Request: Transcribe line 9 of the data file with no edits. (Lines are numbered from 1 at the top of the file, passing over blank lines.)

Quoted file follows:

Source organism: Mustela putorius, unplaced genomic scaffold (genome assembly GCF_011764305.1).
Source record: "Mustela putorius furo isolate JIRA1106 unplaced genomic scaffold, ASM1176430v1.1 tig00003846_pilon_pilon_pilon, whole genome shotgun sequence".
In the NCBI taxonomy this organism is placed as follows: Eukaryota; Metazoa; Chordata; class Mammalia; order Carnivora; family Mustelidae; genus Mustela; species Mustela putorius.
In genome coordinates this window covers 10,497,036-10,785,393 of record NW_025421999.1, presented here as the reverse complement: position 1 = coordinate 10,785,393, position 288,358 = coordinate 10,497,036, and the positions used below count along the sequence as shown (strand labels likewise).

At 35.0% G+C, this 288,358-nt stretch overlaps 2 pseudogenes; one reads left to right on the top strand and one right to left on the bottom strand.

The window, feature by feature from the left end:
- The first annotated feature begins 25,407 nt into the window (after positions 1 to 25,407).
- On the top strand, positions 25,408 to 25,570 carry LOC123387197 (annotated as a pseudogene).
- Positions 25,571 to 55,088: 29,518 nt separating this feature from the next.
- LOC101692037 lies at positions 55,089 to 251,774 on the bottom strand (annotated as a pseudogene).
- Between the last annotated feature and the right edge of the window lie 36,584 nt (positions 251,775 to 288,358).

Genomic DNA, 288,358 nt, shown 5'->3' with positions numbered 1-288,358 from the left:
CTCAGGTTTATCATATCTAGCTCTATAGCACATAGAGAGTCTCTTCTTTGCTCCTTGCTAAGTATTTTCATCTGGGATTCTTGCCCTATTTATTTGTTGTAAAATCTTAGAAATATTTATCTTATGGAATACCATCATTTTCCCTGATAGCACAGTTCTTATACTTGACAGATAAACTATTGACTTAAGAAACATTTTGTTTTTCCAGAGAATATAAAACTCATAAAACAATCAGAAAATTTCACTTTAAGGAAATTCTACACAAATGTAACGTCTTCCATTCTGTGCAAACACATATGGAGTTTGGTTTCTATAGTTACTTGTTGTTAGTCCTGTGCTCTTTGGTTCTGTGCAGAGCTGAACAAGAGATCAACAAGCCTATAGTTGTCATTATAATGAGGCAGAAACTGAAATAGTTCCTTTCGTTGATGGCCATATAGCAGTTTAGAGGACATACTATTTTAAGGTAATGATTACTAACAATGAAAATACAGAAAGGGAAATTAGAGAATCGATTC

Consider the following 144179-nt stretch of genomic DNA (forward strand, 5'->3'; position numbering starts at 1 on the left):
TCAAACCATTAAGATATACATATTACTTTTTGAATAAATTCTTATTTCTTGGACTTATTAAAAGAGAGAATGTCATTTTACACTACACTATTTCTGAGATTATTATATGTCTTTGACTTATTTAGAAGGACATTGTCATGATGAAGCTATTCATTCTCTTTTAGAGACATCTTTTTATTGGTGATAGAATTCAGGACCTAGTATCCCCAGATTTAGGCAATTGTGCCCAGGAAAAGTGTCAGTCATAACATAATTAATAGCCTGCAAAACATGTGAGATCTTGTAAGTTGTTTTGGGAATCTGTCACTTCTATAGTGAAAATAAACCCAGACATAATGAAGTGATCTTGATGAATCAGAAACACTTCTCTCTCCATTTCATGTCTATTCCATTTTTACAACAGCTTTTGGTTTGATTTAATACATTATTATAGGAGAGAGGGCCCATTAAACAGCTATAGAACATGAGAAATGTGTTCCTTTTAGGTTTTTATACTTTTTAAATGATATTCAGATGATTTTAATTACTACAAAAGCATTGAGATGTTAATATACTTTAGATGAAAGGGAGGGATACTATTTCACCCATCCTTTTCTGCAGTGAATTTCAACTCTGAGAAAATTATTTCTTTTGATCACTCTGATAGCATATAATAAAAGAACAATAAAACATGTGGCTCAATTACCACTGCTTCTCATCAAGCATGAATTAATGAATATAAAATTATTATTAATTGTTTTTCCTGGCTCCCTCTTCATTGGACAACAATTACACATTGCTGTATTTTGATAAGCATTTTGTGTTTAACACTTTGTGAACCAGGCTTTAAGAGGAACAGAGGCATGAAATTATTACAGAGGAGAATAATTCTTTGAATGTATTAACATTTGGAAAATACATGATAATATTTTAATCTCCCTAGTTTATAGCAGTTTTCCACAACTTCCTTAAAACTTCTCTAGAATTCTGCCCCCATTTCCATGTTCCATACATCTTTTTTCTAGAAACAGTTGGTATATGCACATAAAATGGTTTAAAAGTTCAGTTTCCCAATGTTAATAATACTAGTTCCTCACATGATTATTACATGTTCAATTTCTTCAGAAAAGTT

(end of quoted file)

- Positions 25,571 to 55,088: 29,518 nt separating this feature from the next.